Carnegie Mellon University

Sound food choices do contribute to good health. Busy or stressed? Search out these food types to keep your body working its best. Good Nutrition will boost your immune system to reduce your chances of getting sick, improve your ability to concentrate and keep your digestion and stomach happy.

Nutrients to Know

The body's primary source of energy comes from carbohydrates. Complex carbohydrates are nutrition dynamos loaded with vitamins, minerals, and dietary fiber. Most young adults require 6-9 ounces per day. For more information,  use

Campus dining offers:
Grains: rice, oatmeal, cold cereals, quinoa, and cornmeal
Whole grain breads: whole wheat, rye, pumpernickel breads, bagels, and muffins
Pasta: whole wheat pasta, couscous, macaroni and spaghetti  
Starchy vegetables: potatoes, sweet potatoes, corn, peas, and beans

A plant and whole grain based diet is the best way to obtain dietary fiber. Dietary fiber has been shown to help control digestion disorders such as constipation, and irritable bowel syndrome. Aim for fruit and vegetables twice a day with half of your complex carbohydrates coming from whole grain sources. Be sure to drink plenty of fluids when eating high fiber foods.

The best know of all the carotenoids, beta-carotene is a powerful antioxidant that may help protect the body against cancer. The body also converts beta-carotene into Vitamin A, which is essential for promoting good vision, and for maintaining healthy skin, mucous membranes, teeth, skeletal and soft tissues. Aim for fruits and vegetables that are dark green, yellow orange, or red in color.

Carrots Apricots
Canteloupe Sweet Potatoes
Pumpkin Red Peppers

Tomatoes &

Tomato Sauce


Greens: Spinach,

Kale, Collard & Mustard

Mixed Vegetables

Vitamin C is another powerful antioxidant that may be useful in protecting us from environmental stress. Vitamin C also helps in wound healing and in iron absorption. Good sources are:

Greens: Spinach, Kale Red & Green Bell Peppers
Broccoli Brussel Sprouts
Cauliflower Oranges & Orange Juice
Strawberries Citrus Fruits & Fruit Juices

Vitamin E (α- tocopherol) is also an antioxidant that is lacking in some college students' diets. Its antioxidant activity also may help reduce the risk of health problems, such as some types of cancer.  You should get your Vitamin E from food and not take large doses of Vitamin E as a dietary supplement.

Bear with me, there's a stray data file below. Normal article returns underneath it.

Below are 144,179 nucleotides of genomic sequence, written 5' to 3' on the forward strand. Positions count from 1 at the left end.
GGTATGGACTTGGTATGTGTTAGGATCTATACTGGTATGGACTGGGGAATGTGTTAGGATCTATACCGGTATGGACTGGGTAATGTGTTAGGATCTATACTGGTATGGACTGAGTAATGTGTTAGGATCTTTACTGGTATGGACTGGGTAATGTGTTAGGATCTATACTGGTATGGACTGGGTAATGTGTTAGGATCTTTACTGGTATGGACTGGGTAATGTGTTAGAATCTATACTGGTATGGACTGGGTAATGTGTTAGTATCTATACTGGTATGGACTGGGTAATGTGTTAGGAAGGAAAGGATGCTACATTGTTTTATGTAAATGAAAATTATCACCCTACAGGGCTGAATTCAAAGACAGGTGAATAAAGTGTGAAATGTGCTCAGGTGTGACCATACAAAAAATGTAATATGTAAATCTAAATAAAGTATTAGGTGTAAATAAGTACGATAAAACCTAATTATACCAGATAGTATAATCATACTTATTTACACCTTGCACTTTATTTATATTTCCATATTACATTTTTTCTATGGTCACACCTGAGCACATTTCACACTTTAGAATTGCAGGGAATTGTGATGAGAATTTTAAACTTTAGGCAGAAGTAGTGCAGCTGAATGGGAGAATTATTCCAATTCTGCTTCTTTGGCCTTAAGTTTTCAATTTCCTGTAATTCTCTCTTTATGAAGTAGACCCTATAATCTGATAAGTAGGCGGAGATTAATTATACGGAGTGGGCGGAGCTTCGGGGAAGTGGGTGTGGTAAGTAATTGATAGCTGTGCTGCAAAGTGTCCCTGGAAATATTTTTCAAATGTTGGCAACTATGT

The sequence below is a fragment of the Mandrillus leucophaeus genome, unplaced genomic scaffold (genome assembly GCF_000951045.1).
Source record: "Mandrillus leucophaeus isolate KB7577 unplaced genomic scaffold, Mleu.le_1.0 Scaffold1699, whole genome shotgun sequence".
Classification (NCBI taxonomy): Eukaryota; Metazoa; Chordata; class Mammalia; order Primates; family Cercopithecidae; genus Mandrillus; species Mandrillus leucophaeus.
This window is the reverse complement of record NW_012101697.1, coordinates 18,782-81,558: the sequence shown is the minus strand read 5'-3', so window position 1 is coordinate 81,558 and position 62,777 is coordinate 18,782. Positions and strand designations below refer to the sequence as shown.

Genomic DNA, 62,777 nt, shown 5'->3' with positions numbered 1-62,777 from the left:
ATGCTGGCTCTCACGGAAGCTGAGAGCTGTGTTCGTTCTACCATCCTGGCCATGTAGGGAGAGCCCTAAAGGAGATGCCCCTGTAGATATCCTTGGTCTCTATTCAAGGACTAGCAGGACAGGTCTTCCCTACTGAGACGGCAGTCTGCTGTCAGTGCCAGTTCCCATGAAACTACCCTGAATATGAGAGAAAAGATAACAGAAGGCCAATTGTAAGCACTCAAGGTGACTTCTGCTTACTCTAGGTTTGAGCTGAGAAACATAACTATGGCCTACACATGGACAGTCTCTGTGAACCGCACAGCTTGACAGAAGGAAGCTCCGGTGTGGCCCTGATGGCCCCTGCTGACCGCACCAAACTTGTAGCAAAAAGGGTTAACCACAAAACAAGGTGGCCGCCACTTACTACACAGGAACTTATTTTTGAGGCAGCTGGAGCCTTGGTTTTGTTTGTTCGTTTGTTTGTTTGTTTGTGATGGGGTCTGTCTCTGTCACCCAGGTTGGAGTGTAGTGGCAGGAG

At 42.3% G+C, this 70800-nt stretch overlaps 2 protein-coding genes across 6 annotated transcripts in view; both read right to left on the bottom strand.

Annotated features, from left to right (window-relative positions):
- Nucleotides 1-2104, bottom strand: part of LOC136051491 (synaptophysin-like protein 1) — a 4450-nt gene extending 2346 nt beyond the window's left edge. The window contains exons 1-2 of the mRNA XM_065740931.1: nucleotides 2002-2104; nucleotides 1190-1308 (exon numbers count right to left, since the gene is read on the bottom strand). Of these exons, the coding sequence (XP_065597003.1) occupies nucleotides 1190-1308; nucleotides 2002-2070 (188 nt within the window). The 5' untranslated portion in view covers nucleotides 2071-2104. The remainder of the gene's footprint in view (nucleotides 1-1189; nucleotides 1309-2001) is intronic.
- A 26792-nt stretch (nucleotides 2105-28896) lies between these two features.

Good sources are:

Sunflower Seeds Ready to Eat Breakfast Cereal
Oils: Canola, Olive, Peanut, Safflower, Sunflower Nuts: Almonds, Hazelnuts, Peanuts
Spinach Peanut Butter
Wheat Germ Tomato Sauces

The main function of calcium is to build and maintain strong bones and teeth. It also aids in muscle contraction and the regulation of your heart beat.

Good calcium sources are:

Skim/Low-Fat Milk Low-Fat, Plain or Fruit Yogurt
Low-Fat or Part-Skim Cheeses Sardines or Salmon with Bones

Fortified Orange Juice, Rice or

Soy Beverages

Fortified Breakfast Cereals

Iron is critical for the proper development of red blood cells. Red blood cells carry oxygen to your brain when it is use to make energy to keep you alert and moving. Young women should pay special attention to their iron intake.

Good iron sources include:

Lean Cuts of Beef or Pork Chicken & Turkey Breast (Skinless)
Fish Tofu
Beans & Peas Lentils
Iron-Fortified Grains & Cereals Whole Wheat Bread

Potassium is critical for muscle contraction and for nerve impulses. Research indicates that a high potassium diet can help reduce blood pressure and lower the risk of stroke. Eating the recommended 2½-4½ cups of fruits and vegetables daily is the best way to get potassium.

Some particularly high sources:

  • Bananas   
  • Orange juice
  • Dried fruit: raisins, prunes, figs, apricots   
  • Spinach

You need zinc for the proper functioning of your immune system, for tissue repair, and in the replication of RNA and DNA.

Good zinc sources are:

Lean Cuts of Beef Eggs
Skim/Low-Fat Milk Oysters (Cooked)
Whole Wheat Bread Brewer's Yeast
Nuts: Pecans, Cashews & Almonds Seeds: Pumpkin, Sunflower

A multivitamin and mineral supplement cannot replace the disease-fighting properties found in complex carbohydrates, fruits and vegetables or turn an unhealthy eating pattern into a healthy one. You still need to make wise food choices most of the time.

Getting all the health promoting nutrients we need from food is ideal - but not always possible. If you choose to take a vitamin and mineral supplement, keep these important points in mind.

Select a multivitamin and mineral supplement that contains about 100% of the Recommended Daily Allowance (RDA). Mega dosing is not necessary, and may be harmful.
Avoid taking individual vitamins and minerals, unless recommended by a health professional. Vitamins and minerals interact with each other in a delicate balance. Overloading on one or two individual vitamins or minerals can interfere with the body's ability to use other vitamins and minerals.
Take your multivitamin and mineral supplements with meals to increase absorption.